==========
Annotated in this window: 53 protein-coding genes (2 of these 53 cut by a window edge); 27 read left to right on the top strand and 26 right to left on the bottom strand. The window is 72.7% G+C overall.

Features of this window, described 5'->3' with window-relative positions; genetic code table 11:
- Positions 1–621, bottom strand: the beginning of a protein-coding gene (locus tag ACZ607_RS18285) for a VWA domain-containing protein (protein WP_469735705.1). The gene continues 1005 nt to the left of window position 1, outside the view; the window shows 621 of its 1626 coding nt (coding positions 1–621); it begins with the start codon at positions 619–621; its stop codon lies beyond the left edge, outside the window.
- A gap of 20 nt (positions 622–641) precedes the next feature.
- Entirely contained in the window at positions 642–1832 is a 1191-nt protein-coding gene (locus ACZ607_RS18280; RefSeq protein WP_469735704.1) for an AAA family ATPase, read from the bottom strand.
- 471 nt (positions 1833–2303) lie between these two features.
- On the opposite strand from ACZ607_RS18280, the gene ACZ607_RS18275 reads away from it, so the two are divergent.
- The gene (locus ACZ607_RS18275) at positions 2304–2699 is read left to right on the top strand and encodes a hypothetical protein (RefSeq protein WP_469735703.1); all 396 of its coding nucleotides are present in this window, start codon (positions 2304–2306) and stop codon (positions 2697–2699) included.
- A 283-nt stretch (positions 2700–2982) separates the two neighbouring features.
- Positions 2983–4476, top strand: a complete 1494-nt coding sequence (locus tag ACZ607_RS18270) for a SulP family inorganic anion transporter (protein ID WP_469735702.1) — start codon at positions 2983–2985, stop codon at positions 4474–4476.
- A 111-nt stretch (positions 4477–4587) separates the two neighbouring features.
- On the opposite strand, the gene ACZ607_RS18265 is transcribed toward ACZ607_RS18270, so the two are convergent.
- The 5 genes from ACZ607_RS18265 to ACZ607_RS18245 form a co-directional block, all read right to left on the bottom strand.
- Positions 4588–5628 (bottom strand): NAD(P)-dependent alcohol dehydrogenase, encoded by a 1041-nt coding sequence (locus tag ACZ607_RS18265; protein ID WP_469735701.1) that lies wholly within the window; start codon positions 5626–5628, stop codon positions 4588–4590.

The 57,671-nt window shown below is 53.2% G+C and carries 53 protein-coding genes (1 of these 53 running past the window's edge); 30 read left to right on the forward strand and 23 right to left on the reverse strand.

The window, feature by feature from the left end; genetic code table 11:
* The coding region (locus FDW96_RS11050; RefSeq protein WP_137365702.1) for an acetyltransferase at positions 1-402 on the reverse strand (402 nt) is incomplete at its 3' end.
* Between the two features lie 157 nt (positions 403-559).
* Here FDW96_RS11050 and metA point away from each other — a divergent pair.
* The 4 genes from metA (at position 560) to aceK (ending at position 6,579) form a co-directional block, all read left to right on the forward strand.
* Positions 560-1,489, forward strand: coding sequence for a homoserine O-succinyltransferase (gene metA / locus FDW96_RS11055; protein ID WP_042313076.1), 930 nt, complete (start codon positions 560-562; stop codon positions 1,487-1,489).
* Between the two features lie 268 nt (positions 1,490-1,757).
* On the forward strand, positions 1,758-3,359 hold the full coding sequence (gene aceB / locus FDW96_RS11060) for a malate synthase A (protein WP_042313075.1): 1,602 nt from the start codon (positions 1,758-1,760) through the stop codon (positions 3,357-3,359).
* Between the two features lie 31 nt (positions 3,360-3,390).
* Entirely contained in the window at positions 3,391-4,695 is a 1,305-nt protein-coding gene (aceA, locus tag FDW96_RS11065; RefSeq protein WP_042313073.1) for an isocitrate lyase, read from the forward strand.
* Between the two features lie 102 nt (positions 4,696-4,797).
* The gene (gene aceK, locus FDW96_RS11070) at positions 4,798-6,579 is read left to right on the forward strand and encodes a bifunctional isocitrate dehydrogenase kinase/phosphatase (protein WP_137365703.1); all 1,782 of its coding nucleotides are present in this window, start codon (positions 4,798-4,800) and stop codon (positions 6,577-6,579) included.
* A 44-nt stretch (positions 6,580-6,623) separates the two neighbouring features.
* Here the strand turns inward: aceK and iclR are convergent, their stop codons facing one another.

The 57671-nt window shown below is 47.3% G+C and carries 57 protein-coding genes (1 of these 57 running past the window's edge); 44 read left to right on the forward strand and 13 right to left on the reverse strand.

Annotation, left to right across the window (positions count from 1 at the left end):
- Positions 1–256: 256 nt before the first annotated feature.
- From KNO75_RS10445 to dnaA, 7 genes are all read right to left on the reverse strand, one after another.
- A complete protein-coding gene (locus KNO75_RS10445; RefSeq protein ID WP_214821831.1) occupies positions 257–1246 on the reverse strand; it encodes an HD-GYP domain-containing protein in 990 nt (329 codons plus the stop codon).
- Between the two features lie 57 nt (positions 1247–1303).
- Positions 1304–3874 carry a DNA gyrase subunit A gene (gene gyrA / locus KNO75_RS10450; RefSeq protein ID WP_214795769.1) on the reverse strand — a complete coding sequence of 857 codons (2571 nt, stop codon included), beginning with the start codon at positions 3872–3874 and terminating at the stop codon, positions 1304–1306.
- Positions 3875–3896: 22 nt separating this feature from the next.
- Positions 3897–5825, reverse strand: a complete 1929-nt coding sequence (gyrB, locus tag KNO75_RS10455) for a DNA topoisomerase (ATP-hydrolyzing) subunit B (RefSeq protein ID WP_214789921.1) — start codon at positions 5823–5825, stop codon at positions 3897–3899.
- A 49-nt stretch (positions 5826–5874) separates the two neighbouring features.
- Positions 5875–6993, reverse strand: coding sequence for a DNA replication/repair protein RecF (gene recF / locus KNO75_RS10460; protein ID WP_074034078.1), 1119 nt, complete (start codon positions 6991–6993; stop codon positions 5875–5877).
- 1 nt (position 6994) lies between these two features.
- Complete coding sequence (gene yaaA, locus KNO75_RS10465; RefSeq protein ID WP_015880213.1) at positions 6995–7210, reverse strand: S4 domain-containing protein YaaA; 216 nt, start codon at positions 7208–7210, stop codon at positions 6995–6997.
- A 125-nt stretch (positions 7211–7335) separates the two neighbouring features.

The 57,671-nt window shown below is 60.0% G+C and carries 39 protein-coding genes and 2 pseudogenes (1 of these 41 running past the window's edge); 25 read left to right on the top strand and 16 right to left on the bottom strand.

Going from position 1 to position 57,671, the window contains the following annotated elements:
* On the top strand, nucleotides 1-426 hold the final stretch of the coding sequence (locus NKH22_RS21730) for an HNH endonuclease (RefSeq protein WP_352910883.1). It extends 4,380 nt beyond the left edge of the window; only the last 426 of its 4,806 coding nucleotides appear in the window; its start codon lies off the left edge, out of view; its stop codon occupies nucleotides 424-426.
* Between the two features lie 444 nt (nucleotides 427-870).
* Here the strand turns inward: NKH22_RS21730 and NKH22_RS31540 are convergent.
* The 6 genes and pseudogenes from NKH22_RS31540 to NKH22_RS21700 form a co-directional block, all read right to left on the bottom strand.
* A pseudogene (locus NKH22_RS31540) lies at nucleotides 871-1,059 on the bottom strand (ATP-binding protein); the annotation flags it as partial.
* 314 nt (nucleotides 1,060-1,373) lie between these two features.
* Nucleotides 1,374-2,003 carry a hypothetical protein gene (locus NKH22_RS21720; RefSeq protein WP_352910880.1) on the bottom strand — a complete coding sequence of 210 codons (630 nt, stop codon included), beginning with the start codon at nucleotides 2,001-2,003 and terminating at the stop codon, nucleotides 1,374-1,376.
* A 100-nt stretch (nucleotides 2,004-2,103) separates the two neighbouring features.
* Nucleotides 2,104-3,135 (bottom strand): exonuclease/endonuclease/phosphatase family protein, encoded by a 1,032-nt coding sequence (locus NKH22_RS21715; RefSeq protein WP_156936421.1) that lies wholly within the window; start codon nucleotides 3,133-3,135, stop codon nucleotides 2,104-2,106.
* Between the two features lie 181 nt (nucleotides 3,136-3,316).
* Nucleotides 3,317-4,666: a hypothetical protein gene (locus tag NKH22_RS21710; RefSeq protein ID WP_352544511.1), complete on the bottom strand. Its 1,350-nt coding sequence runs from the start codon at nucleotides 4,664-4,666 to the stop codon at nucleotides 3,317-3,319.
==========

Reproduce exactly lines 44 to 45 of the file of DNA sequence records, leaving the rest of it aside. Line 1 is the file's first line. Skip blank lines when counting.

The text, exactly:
The 57,671-nt window shown below is 60.0% G+C and carries 39 protein-coding genes and 2 pseudogenes (1 of these 41 running past the window's edge); 25 read left to right on the top strand and 16 right to left on the bottom strand.

Going from position 1 to position 57,671, the window contains the following annotated elements: